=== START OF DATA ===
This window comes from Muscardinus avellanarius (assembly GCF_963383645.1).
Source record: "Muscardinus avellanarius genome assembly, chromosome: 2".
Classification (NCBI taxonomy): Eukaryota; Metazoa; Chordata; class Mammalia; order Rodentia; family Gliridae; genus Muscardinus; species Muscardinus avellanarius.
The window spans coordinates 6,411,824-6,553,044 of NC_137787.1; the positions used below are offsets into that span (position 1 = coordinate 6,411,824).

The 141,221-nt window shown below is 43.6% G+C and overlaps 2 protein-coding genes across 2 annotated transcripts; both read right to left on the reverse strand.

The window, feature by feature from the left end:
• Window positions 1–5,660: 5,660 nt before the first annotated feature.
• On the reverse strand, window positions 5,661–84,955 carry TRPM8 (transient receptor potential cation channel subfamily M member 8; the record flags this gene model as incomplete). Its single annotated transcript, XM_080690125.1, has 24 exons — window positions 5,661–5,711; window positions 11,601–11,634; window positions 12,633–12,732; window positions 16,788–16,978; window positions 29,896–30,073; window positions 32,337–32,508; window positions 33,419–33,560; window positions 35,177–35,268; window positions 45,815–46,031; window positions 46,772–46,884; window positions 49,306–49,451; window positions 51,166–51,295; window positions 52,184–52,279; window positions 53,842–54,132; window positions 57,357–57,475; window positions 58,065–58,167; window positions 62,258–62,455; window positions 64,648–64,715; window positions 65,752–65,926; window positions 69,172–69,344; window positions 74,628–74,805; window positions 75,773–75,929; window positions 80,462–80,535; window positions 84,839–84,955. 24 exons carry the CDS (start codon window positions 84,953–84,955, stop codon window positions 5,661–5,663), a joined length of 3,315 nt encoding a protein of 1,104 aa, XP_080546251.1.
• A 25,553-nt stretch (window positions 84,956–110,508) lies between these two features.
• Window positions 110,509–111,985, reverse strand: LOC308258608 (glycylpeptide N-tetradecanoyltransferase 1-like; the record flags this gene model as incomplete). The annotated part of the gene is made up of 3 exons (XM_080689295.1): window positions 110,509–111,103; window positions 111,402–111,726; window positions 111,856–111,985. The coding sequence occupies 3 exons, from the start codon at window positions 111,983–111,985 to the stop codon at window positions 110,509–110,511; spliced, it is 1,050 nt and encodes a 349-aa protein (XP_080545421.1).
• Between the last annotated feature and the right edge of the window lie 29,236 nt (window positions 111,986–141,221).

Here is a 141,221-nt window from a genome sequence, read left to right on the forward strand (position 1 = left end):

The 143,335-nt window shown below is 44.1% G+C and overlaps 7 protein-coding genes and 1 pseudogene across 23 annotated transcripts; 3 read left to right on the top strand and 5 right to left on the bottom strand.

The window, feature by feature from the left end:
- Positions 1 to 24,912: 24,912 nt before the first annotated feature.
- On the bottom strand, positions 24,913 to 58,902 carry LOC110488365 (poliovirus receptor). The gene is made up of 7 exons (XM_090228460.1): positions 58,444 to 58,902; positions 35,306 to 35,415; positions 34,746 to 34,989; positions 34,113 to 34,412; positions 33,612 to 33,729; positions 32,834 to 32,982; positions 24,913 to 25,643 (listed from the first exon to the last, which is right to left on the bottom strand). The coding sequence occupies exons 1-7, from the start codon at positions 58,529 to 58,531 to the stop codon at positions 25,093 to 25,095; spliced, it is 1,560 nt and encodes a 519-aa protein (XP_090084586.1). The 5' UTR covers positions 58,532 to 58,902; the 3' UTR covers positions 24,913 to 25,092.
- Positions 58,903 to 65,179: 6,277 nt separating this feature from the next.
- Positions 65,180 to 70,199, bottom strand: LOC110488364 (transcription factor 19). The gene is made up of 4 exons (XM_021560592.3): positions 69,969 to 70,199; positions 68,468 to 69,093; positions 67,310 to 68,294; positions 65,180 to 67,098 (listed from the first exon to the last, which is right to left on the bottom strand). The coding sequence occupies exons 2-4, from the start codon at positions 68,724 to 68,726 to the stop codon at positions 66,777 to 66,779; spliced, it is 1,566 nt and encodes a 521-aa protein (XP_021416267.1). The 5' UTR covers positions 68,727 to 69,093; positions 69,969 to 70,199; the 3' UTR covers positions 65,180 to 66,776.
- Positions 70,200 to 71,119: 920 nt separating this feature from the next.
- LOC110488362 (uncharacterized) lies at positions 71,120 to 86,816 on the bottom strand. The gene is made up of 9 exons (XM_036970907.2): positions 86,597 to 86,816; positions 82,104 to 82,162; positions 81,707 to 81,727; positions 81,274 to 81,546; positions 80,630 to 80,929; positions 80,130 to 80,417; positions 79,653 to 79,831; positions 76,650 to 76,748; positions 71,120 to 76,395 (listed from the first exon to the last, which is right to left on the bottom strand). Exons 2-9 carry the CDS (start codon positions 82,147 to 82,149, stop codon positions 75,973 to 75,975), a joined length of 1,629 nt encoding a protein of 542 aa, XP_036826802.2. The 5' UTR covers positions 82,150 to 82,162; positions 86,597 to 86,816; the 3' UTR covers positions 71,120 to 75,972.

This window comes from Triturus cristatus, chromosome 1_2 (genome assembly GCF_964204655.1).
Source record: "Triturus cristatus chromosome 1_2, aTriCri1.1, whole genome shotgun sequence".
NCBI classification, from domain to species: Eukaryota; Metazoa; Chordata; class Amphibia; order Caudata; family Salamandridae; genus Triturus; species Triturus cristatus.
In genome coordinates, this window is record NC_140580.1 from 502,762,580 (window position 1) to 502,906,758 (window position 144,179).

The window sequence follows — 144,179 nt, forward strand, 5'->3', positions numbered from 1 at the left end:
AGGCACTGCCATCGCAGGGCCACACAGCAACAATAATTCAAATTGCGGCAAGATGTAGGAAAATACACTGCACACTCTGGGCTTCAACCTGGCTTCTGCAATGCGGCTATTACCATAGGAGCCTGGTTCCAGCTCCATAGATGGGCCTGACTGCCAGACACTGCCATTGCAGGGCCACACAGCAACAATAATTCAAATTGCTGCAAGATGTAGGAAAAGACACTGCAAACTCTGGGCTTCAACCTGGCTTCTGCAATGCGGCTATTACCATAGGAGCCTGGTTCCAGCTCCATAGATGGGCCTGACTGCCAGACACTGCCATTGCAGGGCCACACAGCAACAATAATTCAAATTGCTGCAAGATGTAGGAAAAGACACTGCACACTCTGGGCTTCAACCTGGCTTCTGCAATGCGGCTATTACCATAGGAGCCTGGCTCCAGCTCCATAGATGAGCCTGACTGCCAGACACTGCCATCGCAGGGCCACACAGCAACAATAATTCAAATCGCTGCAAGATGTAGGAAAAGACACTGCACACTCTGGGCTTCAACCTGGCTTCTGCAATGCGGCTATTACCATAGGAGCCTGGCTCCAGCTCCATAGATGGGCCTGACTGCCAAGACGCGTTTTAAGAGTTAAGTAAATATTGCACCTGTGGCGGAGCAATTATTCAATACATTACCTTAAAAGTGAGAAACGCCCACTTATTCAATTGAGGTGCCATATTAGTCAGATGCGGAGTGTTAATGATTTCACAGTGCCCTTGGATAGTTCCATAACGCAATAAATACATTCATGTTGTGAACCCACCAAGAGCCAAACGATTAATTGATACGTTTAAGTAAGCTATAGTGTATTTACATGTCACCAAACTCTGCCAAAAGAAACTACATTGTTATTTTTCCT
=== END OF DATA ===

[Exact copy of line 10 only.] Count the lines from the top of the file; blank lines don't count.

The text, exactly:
• Window positions 110,509–111,985, reverse strand: LOC308258608 (glycylpeptide N-tetradecanoyltransferase 1-like; the record flags this gene model as incomplete). The annotated part of the gene is made up of 3 exons (XM_080689295.1): window positions 110,509–111,103; window positions 111,402–111,726; window positions 111,856–111,985. The coding sequence occupies 3 exons, from the start codon at window positions 111,983–111,985 to the stop codon at window positions 110,509–110,511; spliced, it is 1,050 nt and encodes a 349-aa protein (XP_080545421.1).